And, because condos tend to sell for less, they drag down the median price for all sales. The median house price excluding condos in July was up 5.7 percent from a year earlier, while the median for condos alone was up 4.7 percent. Townhouses have a similar effect.
Is it just me, or does Aubrey’s article this month seem like little more than a slight rewrite of last month’s piece? Okay. We get it. Condos sales aren’t slowing down as much as single-family homes. Woop-dee-do.
Dan Beekman, Tacoma News Tribune:
County home prices inch up
Home prices in Pierce County rebounded slightly in July after appreciation sputtered in June.
The median sales price for July was $281,400, according to figures released Monday by the Northwest Multiple Listing Service. The price represents a 1.4 percent increase over June and a 3.31 percent jump from July 2006. In June, median prices grew less than 1 percent from the year before and declined from May.
East Pierce County has a surplus of empty new homes.
“When you give people so many choices they can’t make a decision, they won’t,” [Windermere broker Dick] Beeson said. “When there are fewer homes, people make quick decisions and buy.”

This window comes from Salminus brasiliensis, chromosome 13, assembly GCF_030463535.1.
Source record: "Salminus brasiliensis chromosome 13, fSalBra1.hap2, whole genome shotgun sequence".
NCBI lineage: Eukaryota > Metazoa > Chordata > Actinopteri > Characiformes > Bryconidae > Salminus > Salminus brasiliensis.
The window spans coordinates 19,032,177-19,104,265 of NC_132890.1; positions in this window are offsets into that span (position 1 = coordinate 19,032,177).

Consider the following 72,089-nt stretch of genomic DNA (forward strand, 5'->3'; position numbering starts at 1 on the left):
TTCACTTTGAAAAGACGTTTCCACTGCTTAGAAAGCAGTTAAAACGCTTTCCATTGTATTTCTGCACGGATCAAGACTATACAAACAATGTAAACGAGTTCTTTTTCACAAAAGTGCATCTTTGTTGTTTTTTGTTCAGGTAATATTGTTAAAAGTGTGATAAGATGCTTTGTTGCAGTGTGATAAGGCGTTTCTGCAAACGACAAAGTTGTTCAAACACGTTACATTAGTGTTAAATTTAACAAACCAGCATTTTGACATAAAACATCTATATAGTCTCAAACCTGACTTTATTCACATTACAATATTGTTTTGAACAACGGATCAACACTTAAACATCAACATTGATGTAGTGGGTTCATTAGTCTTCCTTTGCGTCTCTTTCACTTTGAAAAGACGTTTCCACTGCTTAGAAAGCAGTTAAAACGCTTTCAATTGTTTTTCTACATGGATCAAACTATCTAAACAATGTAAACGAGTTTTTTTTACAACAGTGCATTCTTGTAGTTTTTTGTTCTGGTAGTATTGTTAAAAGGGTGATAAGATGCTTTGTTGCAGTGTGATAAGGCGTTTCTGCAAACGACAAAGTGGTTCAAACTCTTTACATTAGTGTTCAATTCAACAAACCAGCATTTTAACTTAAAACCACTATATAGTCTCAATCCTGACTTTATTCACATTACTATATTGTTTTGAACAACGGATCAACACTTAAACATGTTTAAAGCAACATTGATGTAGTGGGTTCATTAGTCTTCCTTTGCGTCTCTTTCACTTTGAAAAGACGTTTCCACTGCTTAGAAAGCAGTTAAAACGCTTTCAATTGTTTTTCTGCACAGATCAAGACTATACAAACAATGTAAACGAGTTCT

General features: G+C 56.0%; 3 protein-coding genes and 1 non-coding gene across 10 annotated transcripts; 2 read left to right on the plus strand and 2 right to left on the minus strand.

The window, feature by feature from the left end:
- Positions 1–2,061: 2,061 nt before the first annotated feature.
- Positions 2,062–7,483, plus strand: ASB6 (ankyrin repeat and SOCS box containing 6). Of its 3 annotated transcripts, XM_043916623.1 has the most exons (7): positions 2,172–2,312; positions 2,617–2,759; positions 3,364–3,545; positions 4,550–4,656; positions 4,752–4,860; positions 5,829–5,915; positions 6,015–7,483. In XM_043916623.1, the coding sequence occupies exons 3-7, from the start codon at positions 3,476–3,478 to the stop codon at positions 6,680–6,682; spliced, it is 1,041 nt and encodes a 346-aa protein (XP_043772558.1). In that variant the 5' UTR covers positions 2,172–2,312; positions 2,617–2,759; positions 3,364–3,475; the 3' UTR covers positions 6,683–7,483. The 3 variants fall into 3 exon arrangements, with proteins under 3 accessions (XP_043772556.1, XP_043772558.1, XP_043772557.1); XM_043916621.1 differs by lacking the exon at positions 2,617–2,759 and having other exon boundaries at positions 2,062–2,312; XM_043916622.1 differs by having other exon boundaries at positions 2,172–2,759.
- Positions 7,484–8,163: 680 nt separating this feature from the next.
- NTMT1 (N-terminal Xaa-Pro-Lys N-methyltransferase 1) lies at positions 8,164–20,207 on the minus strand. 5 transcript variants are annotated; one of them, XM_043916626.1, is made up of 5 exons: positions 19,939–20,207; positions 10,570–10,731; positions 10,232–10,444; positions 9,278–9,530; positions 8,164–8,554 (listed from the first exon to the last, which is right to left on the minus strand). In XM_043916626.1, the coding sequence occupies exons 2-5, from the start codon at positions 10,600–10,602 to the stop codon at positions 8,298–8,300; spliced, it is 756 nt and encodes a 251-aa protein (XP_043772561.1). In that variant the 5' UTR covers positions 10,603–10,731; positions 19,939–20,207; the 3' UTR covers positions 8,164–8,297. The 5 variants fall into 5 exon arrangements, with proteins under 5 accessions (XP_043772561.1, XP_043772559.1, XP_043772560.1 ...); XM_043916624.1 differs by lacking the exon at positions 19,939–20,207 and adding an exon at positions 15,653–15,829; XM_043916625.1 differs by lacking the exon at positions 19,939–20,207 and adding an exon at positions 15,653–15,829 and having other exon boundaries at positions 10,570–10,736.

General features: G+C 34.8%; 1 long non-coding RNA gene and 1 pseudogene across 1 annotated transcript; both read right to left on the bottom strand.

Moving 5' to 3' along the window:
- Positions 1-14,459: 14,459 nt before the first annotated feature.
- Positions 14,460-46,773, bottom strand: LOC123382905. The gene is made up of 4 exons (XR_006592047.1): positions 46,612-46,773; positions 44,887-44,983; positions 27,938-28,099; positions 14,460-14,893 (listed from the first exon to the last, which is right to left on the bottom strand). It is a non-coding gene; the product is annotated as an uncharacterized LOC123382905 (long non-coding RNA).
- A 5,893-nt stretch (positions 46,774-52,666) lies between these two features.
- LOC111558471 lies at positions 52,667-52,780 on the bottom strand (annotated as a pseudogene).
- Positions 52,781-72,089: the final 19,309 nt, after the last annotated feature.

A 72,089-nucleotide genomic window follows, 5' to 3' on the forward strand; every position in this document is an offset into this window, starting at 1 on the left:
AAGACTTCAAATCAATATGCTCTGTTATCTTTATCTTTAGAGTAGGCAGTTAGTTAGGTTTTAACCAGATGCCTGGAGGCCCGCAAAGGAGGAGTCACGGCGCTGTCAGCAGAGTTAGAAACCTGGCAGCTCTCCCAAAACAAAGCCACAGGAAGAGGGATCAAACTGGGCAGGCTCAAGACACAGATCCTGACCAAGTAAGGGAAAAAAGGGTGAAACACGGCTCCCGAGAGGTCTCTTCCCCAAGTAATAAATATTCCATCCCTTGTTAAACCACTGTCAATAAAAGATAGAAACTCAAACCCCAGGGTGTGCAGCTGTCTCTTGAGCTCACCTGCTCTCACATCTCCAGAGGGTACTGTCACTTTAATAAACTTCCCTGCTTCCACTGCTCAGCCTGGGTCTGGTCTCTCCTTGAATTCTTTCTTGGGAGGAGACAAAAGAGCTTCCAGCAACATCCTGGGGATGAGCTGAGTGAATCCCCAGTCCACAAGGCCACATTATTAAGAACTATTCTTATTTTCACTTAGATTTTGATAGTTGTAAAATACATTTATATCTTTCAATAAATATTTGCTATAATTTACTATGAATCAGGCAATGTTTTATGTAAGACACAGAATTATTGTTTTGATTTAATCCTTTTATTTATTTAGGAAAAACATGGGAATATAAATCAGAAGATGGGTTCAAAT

According to Beeson, Lakewood’s housing market has begun to rebound. North Tacoma homes are selling within four months, on average, and the University Place market remains strong.
Others in the industry agreed.
Looks like Mr. Beekman is a “quote the salesmen” kind of real estate reporter. It’s a pity. Personally I prefer Devona Wells’ slightly more frank style.
Mike Benbow, Everett Herald
County housing boom finally fades
If you can trust the numbers, Snohomish County’s red hot real estate market of the past six or seven years is officially over for now.
Consider these digits released Monday by the Northwest Multiple Listing Service for July sales:
57. The percentage rise in the number of homes available on the market during the past year.
17. The percentage that home sales have dropped in Snohomish County between now and a year ago.
4. The percentage increase in home prices since July 2006.
“It’s transitional,” said Vern Holden, a Windermere broker in Mill Creek.
Holden described the old market in the county as a “pure sellers market” where buyers had to act fast, had few choices, found getting a mortgage to be easy and were pretty much stuck with rising prices.